Communication between nurses and hospitalists sometimes failed. Handoffs between hospitals did not convey critical information, and efforts to reach physicians in other specialties were sometimes unsuccessful.

Top 10 Risk Mitigation Strategies for Hospitalists

The following strategies may help hospitalists avoid some of the issues uncovered by this study:

  1. Ensure effective handoff procedures during hospitalization and at discharge.
  2. Communicate with everyone involved in the patient’s care, including patient, family, prior-treating physician, and patient care team members.
  • Introduce yourself and your role.
  • Sit down and talk to the patient using their name and eye contact.
  1. Document your plan and rationale, including any changes in plan.
  • Be sure to document patient noncompliance.
  • Use quotes for patient comments related to noncompliance.
  1. Evaluate the need for physical examination when notified of a change in an inpatient’s condition.
  • If in doubt, go see the patient for a bedside evaluation.
  • Be mindful of what you tell nursing staff on the phone, as they will chart your exact comment with quotation marks.
  1. Always consider a differential diagnosis early in treatment.
  2. Follow up on all laboratory tests and procedure reports.
  • Review test and lab results that were not available prior to patient discharge.
  • Ensure notification of primary care physician and patient of abnormal results after discharge.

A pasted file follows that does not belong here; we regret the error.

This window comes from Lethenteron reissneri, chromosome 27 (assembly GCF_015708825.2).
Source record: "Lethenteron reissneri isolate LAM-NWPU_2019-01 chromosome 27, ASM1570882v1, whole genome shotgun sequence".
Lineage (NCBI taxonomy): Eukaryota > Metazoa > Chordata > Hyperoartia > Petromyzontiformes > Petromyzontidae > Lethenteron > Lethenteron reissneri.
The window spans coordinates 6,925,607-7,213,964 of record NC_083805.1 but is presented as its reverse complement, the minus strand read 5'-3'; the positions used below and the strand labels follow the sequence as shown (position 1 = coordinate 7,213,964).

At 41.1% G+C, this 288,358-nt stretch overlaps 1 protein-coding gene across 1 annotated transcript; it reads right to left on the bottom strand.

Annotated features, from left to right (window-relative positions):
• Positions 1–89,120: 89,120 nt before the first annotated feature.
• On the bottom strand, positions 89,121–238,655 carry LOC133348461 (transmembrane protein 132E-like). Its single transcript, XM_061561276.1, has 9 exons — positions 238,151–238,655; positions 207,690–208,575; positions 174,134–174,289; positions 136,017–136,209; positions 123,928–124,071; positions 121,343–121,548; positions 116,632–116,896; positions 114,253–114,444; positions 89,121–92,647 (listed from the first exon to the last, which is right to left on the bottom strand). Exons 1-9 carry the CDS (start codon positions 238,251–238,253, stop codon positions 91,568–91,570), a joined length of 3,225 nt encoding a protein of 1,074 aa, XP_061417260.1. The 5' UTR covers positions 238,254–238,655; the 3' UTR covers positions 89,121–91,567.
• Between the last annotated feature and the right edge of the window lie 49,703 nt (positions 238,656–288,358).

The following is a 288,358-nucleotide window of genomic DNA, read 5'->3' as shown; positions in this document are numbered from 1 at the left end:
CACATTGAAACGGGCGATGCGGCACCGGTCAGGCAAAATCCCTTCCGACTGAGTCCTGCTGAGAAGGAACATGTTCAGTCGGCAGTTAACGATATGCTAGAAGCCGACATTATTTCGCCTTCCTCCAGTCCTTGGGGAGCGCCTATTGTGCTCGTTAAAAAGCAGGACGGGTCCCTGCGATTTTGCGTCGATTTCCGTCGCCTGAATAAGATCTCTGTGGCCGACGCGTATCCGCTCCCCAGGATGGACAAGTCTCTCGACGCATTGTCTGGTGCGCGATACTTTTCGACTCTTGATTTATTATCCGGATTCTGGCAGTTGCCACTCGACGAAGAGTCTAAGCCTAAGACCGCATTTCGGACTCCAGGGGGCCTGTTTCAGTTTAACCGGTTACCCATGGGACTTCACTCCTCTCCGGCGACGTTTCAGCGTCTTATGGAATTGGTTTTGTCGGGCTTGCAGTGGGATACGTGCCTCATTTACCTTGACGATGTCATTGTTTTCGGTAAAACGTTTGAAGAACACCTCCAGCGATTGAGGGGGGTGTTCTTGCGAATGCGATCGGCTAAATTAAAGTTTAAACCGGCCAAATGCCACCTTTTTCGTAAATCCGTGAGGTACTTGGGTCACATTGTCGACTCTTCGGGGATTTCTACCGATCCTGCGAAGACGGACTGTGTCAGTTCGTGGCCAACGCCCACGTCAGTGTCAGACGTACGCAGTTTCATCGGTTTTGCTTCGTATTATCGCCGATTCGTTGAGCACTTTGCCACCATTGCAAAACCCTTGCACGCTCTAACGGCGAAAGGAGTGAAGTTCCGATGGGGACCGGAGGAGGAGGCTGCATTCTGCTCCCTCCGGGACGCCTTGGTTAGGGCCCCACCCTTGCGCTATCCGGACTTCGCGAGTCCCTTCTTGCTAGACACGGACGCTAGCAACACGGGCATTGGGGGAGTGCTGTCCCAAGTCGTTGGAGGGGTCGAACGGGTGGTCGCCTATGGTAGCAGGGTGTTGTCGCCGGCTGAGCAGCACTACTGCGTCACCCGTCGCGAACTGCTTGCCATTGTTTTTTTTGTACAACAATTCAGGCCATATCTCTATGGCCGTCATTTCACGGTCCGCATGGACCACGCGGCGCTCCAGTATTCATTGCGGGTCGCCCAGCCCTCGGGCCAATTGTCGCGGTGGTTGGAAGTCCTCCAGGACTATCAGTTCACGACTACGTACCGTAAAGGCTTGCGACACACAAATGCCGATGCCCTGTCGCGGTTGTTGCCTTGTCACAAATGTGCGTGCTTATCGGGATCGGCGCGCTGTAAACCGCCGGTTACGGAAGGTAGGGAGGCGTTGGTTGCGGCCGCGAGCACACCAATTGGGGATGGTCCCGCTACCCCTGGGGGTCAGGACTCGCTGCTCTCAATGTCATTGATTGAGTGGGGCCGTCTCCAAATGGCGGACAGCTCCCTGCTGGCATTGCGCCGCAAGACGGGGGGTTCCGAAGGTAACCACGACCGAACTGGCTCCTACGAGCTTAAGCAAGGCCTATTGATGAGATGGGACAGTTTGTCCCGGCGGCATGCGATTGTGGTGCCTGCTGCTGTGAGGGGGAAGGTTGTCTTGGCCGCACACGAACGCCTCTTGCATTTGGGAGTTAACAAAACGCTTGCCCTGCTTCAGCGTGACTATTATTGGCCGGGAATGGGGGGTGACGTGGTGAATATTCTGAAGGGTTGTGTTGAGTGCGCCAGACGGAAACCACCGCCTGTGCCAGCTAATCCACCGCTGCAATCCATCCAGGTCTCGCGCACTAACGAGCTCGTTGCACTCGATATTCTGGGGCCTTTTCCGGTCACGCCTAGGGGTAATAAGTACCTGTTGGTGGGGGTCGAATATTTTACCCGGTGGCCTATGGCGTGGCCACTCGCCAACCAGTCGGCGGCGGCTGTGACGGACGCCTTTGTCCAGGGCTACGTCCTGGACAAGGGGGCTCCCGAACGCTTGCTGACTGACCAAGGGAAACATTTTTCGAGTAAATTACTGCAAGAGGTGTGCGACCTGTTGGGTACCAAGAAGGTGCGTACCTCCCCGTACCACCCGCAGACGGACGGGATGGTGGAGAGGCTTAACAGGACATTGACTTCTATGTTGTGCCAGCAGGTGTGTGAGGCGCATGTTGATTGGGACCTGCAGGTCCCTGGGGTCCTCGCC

1. Do not delay consultations or testing.
  • Be careful relying on curbside consultation and always consider asking the specialist to examine and evaluate the patient.
  1. Ask for a second opinion.
  • Advanced practice practitioners should consult supervising physician if needed.
  1. Documentation is your silent witness: Document clearly and completely in the patient medical record.
  • Know the approved abbreviation list for the facility, as they are not all the same.
  1. Review the medical record thoroughly. Understand facility EHR protocols and where to find information in the EHR.
  • If the patient was seen in the ER previously for related symptoms, review the ER record.
  • Ask for help from nursing staff if you cannot find something in the medical record.


In many ways, hospitalists provide essential functions in healthcare as the medical profession has specialized and subspecialized. Hospitalists provide coordination of care for hospitalized patients.

Providing care to large numbers of acutely ill patients exposes hospitalists to claims and lawsuits, some of which are primarily directed at other clinicians. There are things that hospitalists can do to reduce the chances of patients being harmed and hospitalists being named in claims or lawsuits.

Hospitalists provide the essential link between patients and specialists, and among a variety of clinicians. Teamwork requires effective working relationships, attention to important test results, communication of important information during handoffs, and comprehensive documentation.

The guidelines suggested here are not rules, do not constitute legal advice, and do not ensure a successful outcome. The ultimate decision regarding the appropriateness of any treatment must be made by each healthcare provider considering the circumstances of the individual situation and in accordance with the laws of the jurisdiction in which the care is rendered.